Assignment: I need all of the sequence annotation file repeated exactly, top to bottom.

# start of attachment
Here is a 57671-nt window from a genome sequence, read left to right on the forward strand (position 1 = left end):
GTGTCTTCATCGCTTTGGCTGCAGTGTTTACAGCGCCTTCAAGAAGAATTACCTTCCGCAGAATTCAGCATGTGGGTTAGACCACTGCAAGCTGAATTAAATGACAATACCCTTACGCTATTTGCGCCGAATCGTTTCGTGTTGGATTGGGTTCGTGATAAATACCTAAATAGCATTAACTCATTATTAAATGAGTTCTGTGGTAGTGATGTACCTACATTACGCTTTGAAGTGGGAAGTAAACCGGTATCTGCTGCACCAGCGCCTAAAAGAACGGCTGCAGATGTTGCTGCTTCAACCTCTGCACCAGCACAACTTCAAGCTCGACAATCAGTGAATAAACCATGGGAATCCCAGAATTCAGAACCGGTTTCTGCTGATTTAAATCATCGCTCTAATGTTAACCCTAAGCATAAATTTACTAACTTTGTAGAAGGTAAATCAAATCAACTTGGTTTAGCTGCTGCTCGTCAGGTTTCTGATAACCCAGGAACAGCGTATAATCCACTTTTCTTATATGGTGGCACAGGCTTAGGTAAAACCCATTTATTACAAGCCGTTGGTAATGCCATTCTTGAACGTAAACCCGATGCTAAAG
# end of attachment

Here is a 57671-nt window from a genome sequence, read left to right on the forward strand (position 1 = left end):
GTGTCTTCATCGCTTTGGCTGCAGTGTTTACAGCGCCTTCAAGAAGAATTACCTTCCGCAGAATTCAGCATGTGGGTTAGACCACTGCAAGCTGAATTAAATGACAATACCCTTACGCTATTTGCGCCGAATCGTTTCGTGTTGGATTGGGTTCGTGATAAATACCTAAATAGCATTAACTCATTATTAAATGAGTTCTGTGGTAGTGATGTACCTACATTACGCTTTGAAGTGGGAAGTAAACCGGTATCTGCTGCACCAGCGCCTAAAAGAACGGCTGCAGATGTTGCTGCTTCAACCTCTGCACCAGCACAACTTCAAGCTCGACAATCAGTGAATAAACCATGGGAATCCCAGAATTCAGAACCGGTTTCTGCTGATTTAAATCATCGCTCTAATGTTAACCCTAAGCATAAATTTACTAACTTTGTAGAAGGTAAATCAAATCAACTTGGTTTAGCTGCTGCTCGTCAGGTTTCTGATAACCCAGGAACAGCGTATAATCCACTTTTCTTATATGGTGGCACAGGCTTAGGTAAAACCCATTTATTACAAGCCGTTGGTAATGCCATTCTTGAACGTAAACCCGATGCTAAAG